Reference : Progenesis as an intrinsic factor of ecological opportunity in a polyphenic amphibian
Scientific journals : Article
Life sciences : Aquatic sciences & oceanology
Life sciences : Zoology
Life sciences : Environmental sciences & ecology
http://hdl.handle.net/2268/251605
Progenesis as an intrinsic factor of ecological opportunity in a polyphenic amphibian
English
Lejeune, Benjamin mailto [Université de Liège - ULiège > Département de Biologie, Ecologie et Evolution > Laboratoire d'Écologie et de Conservation des Amphibiens >]
Bissey, Lucie [Université de Liège - ULiège > > Laboratoire d'Ecologie et de Conservation des Amphibiens > >]
Didaskalou, Emilie [Université de Liège - ULiège > > Laboratoire d'Ecologie et de Conservation des Amphibiens > >]
Sturaro, Nicolas mailto [Université de Liège - ULiège > Département de Biologie, Ecologie et Evolution > Océanographie biologique >]
Lepoint, Gilles mailto [Université de Liège - ULiège > Département de Biologie, Ecologie et Evolution > Océanographie biologique >]
Denoël, Mathieu mailto [Université de Liège - ULiège > Département de Biologie, Ecologie et Evolution > Laboratoire d'Écologie et de Conservation des Amphibiens >]
In press
Functional Ecology
Wiley
Yes (verified by ORBi)
International
0269-8463
1365-2435
Oxford
United Kingdom
[en] Developmental plasticity ; diet ; facultative paedomorphosis ; heterochrony ; key innovation ; polymorphism ; niche differentiation ; stable isotope analysis ; trophic polyphenism ; size evolution ; progenesis ; trophic niche ; Amphibian ; palmate newt ; Lissotriton helveticus
[en] 1. Paedomorphosis, a developmental heterochrony involving the retention of larval traits at the adult stage, is considered a major evolutionary process because it can generate phenotypic variation without requiring genetic modifications. Two main processes underlie paedomorphosis: neoteny, a slowdown of somatic development, and progenesis, a precocious maturation associated to body size reduction. Being essentially a truncation of ontogeny, progenesis has often been deemed an evolutionary dead-end with advantages attributed to precocious reproduction or small body size required in specific environmental contexts (e.g. parasitism, interstitial life), but there is a lack of studies on the immediate ecological consequences of progenesis.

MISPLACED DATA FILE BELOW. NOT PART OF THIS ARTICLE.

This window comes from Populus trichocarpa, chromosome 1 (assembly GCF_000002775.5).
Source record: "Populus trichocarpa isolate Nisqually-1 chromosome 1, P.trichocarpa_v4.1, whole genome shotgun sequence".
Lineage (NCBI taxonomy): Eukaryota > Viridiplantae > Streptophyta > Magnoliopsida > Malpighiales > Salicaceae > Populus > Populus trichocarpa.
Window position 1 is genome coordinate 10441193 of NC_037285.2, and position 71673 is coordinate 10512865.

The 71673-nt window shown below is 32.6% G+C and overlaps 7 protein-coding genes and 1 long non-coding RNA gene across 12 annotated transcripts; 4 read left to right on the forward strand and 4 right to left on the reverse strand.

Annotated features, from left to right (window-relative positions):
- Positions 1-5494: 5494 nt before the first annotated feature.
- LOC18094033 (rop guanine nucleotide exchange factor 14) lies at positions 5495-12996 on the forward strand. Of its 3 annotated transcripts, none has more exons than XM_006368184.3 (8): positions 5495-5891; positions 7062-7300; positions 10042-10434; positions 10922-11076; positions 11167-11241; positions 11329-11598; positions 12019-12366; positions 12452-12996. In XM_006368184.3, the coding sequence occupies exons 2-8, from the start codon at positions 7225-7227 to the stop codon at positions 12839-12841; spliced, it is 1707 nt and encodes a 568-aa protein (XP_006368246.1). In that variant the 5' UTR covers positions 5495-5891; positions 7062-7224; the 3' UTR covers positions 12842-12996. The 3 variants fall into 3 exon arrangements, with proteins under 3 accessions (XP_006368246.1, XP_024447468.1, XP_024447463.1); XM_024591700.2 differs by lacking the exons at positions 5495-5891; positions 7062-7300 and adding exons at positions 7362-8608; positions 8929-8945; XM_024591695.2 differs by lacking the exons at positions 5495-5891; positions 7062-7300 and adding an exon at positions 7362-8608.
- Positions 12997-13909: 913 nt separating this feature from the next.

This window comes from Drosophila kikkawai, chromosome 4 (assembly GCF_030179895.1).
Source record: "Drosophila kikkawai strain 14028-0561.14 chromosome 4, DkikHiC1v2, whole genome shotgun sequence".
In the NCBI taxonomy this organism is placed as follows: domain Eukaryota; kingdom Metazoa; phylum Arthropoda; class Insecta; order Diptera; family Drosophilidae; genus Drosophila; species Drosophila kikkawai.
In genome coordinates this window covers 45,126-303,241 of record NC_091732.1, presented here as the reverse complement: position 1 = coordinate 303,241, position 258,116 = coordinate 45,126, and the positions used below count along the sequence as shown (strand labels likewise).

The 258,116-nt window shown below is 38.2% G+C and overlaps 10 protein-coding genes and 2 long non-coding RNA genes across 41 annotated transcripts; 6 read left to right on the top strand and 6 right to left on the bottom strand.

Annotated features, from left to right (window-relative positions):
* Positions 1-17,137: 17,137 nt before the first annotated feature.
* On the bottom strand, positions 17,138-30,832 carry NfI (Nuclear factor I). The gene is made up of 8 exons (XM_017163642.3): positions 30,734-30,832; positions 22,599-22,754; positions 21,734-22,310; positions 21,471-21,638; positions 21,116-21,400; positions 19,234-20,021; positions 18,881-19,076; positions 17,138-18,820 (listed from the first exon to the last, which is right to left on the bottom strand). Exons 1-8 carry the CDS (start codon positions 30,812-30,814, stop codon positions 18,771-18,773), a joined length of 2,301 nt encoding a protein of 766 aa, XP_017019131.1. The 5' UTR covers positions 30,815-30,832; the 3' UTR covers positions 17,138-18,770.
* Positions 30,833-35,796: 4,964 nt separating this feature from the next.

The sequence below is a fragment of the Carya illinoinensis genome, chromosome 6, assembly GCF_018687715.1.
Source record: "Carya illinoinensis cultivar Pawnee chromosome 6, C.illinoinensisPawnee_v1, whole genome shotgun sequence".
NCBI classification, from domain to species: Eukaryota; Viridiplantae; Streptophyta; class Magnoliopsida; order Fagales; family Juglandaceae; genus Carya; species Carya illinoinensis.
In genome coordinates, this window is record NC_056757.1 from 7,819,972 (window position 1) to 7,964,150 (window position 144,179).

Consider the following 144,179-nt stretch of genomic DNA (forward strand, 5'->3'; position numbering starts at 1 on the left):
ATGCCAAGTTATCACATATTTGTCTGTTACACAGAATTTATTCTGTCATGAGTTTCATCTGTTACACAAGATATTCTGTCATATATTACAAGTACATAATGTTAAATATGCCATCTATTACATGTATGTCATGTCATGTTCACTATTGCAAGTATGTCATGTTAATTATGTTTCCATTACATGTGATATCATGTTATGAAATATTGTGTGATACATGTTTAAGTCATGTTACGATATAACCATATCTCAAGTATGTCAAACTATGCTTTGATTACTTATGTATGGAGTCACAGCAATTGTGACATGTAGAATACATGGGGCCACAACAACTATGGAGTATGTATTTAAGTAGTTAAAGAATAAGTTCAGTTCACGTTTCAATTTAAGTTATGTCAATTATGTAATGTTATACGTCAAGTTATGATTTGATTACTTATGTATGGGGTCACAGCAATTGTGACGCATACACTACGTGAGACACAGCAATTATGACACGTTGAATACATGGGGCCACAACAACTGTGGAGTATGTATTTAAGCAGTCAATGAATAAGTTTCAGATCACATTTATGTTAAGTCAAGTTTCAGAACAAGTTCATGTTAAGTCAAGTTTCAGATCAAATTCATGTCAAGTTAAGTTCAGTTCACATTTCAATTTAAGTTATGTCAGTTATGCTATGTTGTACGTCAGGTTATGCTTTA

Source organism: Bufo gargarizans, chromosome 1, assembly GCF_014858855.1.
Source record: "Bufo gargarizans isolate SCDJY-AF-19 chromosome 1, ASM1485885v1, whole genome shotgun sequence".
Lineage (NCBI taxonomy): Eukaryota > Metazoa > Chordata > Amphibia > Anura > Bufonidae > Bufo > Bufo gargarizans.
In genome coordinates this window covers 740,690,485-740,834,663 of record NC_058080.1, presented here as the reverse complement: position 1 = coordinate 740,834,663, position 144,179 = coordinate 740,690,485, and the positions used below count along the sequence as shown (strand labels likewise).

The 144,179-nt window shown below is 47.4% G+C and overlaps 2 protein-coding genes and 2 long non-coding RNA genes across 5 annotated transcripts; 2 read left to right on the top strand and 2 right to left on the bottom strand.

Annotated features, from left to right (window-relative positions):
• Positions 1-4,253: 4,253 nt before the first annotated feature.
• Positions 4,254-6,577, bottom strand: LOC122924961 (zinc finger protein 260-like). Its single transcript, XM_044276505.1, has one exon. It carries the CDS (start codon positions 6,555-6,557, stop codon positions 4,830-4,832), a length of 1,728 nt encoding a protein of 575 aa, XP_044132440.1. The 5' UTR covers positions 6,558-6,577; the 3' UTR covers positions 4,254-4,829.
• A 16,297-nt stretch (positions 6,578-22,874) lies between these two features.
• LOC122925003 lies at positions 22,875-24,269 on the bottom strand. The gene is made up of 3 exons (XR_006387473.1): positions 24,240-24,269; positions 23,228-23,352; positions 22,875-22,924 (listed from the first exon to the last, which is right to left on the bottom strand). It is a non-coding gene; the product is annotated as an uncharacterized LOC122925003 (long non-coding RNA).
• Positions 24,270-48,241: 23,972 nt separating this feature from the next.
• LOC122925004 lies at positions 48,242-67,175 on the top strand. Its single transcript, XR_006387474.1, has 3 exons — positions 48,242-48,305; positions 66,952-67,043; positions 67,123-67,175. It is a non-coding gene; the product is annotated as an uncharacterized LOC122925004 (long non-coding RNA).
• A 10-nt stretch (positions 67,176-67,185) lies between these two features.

2. Because body size is a key factor determining trophic ecology in animals, we hypothesized that progenesis might intrinsically promote ecological opportunity via body size reduction (i.e. ‘the trophic advantage of progenesis’ hypothesis). We tested this hypothesis in facultatively progenetic palmate newts (Lissotriton helveticus) using stable isotope niche modelling and diet reconstruction in conjunction with traditional stomach content analyses and body condition assessment.
3. We show that not only did progenetic individuals occupy a different trophic niche than metamorphic individuals in all populations, but the smaller they were compared to metamorphs due to progenesis, the more different they were in terms of trophic ecology, with no negative effect on their body condition.
4. Altogether, the results suggest that via body size reduction, progenesis may generally act as an intrinsic factor of ecological opportunity, allowing the use of existing but previously unavailable resources, even in habitats where seemingly little opportunity exists. We argue that beyond the classically recognized fitness advantages of progenetic development, this process may also generally bring an immediate trophic advantage via body size reduction, which would have important implications to understand the evolution and adaptiveness of this process in many different taxa, from marine meiofauna to primates.
Freshwater and OCeanic science Unit of reSearch - FOCUS
Fonds de la Recherche Scientifique - F.R.S.-FNRS ; Fonds pour la formation à la Recherche dans l'Industrie et dans l'Agriculture (Communauté française de Belgique) - FRIA ; Fonds Spéciaux pour la Recherche
http://hdl.handle.net/2268/251605
10.1111/1365-2435.13708
This paper is published by Wiley and is available on their website (see doi link once available). Raw data are deposited on this page. The final paginated version will soon be available.

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